Employment Discrimination in D.C.

Employment discrimination against protected classes is illegal in D.C.

April 18, 2018
Federal and state law prohibit D.C. employers from discriminating against employees based on certain characteristics, such as race or religion. (To learn more, see our page on employment discrimination and harassment.)

What Are the Protected Classes in the District of Columbia?

In all 50 states, federal law makes it illegal to discriminate based on:

  • race
  • color
  • national origin
  • religion
  • sex (including pregnancy, childbirth, and related medical conditions)
  • disability
  • age (40 and older)
  • citizenship status, and
  • genetic information.

In addition, District of Columbia law also prohibits employment discrimination based on:

  • race
  • color
  • national origin
  • religion
  • sex (including pregnancy, childbirth, related medical conditions, parenthood, and breastfeeding)
  • disability: physical or mental
  • age (18 and older)
  • genetic information
  • marital status (includes domestic partnership)
  • sexual orientation
  • gender identity or expression
  • enrollment in vocational, professional, or college education
  • family duties (taking care of a dependent child, parent, or grandparent, for example)
  • personal appearance
  • political affiliation
  • credit information
  • tobacco use, and
  • status as unemployed.

Which Employers Are Sbject to Antidiscrimination Laws?

Federal antidiscrimination laws apply to Pennsylvania employers with 15 or more employees, with the following exceptions:

  • age discrimination (employers with 20 or more employees)
  • citizenship status discrimination (employers with four or more employees), and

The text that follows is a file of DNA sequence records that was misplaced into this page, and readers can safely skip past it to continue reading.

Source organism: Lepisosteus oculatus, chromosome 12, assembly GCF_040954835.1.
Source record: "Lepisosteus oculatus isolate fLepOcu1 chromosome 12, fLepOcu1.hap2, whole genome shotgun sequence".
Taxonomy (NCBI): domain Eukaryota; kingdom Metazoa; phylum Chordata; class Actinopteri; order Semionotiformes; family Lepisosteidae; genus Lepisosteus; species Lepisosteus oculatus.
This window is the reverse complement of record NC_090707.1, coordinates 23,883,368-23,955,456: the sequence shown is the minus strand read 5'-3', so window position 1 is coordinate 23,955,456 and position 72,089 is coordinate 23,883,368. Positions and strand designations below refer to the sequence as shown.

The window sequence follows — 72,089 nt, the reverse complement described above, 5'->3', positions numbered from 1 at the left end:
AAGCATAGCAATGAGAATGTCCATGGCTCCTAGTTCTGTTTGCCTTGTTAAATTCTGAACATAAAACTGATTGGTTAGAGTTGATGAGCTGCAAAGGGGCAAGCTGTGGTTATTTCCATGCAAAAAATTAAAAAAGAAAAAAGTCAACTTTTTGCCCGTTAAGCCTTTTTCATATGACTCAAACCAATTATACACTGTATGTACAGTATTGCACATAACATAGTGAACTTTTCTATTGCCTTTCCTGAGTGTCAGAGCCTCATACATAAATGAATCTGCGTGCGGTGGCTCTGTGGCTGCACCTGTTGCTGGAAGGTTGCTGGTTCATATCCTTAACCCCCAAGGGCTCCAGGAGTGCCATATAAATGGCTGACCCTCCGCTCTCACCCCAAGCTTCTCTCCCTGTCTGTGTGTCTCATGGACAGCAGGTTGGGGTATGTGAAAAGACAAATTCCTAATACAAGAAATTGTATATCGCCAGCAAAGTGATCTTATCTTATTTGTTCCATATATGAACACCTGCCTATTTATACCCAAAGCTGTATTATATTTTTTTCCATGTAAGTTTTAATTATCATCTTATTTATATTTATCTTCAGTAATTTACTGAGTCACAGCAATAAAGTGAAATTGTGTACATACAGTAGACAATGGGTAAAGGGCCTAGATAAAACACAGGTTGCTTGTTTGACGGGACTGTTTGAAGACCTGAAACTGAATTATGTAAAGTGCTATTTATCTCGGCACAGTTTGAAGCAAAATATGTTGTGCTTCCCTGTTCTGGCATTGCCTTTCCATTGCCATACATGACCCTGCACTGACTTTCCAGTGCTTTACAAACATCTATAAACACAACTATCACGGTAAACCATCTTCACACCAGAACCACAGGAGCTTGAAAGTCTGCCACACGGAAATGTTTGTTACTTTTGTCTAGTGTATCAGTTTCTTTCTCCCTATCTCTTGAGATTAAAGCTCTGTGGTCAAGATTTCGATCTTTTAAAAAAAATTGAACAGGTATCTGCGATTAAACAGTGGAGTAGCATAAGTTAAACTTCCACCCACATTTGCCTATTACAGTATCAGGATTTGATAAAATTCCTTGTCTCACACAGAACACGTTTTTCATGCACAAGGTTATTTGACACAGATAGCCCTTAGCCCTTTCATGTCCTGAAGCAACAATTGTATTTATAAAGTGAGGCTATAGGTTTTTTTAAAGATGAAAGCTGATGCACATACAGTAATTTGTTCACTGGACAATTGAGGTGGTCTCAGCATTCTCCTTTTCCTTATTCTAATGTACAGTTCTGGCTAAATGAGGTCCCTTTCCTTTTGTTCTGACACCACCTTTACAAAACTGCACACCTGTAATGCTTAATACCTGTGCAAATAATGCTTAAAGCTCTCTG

• equal pay for men and women (all employers).

D.C.'s antidiscrimination law applies to all employers.

What Government Agency Regulates Workplace Discrimination in D.C.?

The Equal Employment Opportunity Commission (EEOC) is the federal agency that regulates workplace discrimination. You can contact the Equal Employment Opportunity Commission by calling 800-669-4000 or check out its website at www.eeoc.gov. The website will help you locate an EEOC field office in D.C. (See our article on filing a discrimination claim with the EEOC.)

The Office of Human Rights enforces state antidiscrimination law in the District of Columbia. You can contact the Office of Human Rights at 202-727-4559 or go to its website.

Talk to a Lawyer

Need a lawyer? Start here.

How it Works

  1. Briefly tell us about your case
  2. Provide your contact information
  3. Choose attorneys to contact you
NEED PROFESSIONAL HELP ?

Talk to an Employment Rights attorney.

How It Works

  1. Briefly tell us about your case
  2. Provide your contact information
  3. Choose attorneys to contact you